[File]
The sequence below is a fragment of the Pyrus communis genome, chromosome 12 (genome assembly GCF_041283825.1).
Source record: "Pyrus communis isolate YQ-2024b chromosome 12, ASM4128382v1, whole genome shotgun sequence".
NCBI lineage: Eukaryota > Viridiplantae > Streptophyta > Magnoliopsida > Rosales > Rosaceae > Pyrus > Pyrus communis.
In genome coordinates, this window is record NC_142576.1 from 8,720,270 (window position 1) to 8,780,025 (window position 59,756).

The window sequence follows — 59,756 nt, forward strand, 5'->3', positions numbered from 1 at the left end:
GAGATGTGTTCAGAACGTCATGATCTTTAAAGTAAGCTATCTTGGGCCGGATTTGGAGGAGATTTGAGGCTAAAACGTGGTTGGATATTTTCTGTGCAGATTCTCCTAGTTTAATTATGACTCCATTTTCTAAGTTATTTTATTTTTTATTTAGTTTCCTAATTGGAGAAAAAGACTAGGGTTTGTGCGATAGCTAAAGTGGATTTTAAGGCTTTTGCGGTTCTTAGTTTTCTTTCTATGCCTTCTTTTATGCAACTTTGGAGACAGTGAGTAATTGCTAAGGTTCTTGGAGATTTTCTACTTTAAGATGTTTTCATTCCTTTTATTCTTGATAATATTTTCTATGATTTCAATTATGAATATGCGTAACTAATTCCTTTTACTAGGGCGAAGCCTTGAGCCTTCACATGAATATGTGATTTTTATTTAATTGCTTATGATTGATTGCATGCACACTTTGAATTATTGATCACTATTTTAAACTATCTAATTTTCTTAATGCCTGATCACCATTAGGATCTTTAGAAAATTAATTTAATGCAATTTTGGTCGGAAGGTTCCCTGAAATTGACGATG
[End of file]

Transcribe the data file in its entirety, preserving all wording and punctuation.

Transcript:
The sequence below is a fragment of the Pyrus communis genome, chromosome 12 (genome assembly GCF_041283825.1).
Source record: "Pyrus communis isolate YQ-2024b chromosome 12, ASM4128382v1, whole genome shotgun sequence".
NCBI lineage: Eukaryota > Viridiplantae > Streptophyta > Magnoliopsida > Rosales > Rosaceae > Pyrus > Pyrus communis.
In genome coordinates, this window is record NC_142576.1 from 8,720,270 (window position 1) to 8,780,025 (window position 59,756).

The window sequence follows — 59,756 nt, forward strand, 5'->3', positions numbered from 1 at the left end:
GAGATGTGTTCAGAACGTCATGATCTTTAAAGTAAGCTATCTTGGGCCGGATTTGGAGGAGATTTGAGGCTAAAACGTGGTTGGATATTTTCTGTGCAGATTCTCCTAGTTTAATTATGACTCCATTTTCTAAGTTATTTTATTTTTTATTTAGTTTCCTAATTGGAGAAAAAGACTAGGGTTTGTGCGATAGCTAAAGTGGATTTTAAGGCTTTTGCGGTTCTTAGTTTTCTTTCTATGCCTTCTTTTATGCAACTTTGGAGACAGTGAGTAATTGCTAAGGTTCTTGGAGATTTTCTACTTTAAGATGTTTTCATTCCTTTTATTCTTGATAATATTTTCTATGATTTCAATTATGAATATGCGTAACTAATTCCTTTTACTAGGGCGAAGCCTTGAGCCTTCACATGAATATGTGATTTTTATTTAATTGCTTATGATTGATTGCATGCACACTTTGAATTATTGATCACTATTTTAAACTATCTAATTTTCTTAATGCCTGATCACCATTAGGATCTTTAGAAAATTAATTTAATGCAATTTTGGTCGGAAGGTTCCCTGAAATTGACGATG